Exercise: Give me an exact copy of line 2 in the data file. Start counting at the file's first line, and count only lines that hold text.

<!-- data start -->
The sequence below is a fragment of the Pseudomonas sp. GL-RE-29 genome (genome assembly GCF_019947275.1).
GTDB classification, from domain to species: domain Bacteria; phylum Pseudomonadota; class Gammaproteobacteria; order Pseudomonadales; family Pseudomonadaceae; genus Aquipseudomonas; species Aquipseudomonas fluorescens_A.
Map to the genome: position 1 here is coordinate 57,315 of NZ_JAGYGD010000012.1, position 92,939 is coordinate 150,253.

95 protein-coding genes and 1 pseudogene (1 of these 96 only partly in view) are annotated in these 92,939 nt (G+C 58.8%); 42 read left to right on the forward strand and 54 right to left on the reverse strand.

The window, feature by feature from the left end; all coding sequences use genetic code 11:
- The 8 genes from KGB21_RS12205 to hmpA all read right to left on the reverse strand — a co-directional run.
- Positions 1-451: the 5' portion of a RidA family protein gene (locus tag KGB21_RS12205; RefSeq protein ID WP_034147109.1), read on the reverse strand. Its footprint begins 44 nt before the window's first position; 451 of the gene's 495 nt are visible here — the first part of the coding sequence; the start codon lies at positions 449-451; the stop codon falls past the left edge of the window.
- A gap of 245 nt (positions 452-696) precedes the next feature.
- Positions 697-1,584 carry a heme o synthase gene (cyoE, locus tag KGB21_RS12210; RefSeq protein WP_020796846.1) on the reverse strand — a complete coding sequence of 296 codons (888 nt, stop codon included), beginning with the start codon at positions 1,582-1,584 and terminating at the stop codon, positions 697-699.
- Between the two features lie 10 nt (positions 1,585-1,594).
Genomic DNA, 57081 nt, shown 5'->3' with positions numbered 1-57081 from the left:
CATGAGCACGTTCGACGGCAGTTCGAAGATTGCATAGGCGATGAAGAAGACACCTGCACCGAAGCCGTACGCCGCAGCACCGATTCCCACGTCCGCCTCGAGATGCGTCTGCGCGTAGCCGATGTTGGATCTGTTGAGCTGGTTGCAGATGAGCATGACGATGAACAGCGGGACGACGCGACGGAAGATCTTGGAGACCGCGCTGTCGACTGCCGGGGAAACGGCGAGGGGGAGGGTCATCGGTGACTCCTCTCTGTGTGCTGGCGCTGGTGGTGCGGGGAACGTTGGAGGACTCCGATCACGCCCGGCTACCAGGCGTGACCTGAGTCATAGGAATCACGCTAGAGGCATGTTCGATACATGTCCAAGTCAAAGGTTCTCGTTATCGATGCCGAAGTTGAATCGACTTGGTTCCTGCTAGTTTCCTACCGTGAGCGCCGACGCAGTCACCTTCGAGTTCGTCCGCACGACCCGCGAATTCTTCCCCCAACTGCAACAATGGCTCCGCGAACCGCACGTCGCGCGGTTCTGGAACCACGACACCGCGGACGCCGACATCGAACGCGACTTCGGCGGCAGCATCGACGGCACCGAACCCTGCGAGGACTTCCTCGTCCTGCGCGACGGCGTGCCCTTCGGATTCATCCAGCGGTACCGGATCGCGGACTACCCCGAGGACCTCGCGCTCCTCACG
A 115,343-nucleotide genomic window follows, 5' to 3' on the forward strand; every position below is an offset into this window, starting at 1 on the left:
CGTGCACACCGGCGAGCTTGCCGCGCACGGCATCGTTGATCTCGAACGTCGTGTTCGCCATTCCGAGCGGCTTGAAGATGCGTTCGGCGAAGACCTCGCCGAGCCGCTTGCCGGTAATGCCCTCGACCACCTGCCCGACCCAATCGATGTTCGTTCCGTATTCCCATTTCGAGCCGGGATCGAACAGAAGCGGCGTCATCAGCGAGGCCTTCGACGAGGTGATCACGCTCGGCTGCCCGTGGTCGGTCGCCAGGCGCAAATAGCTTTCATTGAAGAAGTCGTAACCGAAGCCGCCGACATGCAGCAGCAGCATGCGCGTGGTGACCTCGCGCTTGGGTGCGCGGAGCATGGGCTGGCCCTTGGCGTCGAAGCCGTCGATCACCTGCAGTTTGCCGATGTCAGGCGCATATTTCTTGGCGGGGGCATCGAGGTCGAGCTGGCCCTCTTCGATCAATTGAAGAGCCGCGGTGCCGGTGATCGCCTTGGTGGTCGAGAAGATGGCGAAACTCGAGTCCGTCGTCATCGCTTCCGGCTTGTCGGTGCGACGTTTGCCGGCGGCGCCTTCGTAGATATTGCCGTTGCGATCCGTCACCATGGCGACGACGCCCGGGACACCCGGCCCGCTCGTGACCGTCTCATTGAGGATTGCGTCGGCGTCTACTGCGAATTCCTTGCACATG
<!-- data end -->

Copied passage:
GTDB classification, from domain to species: domain Bacteria; phylum Pseudomonadota; class Gammaproteobacteria; order Pseudomonadales; family Pseudomonadaceae; genus Aquipseudomonas; species Aquipseudomonas fluorescens_A.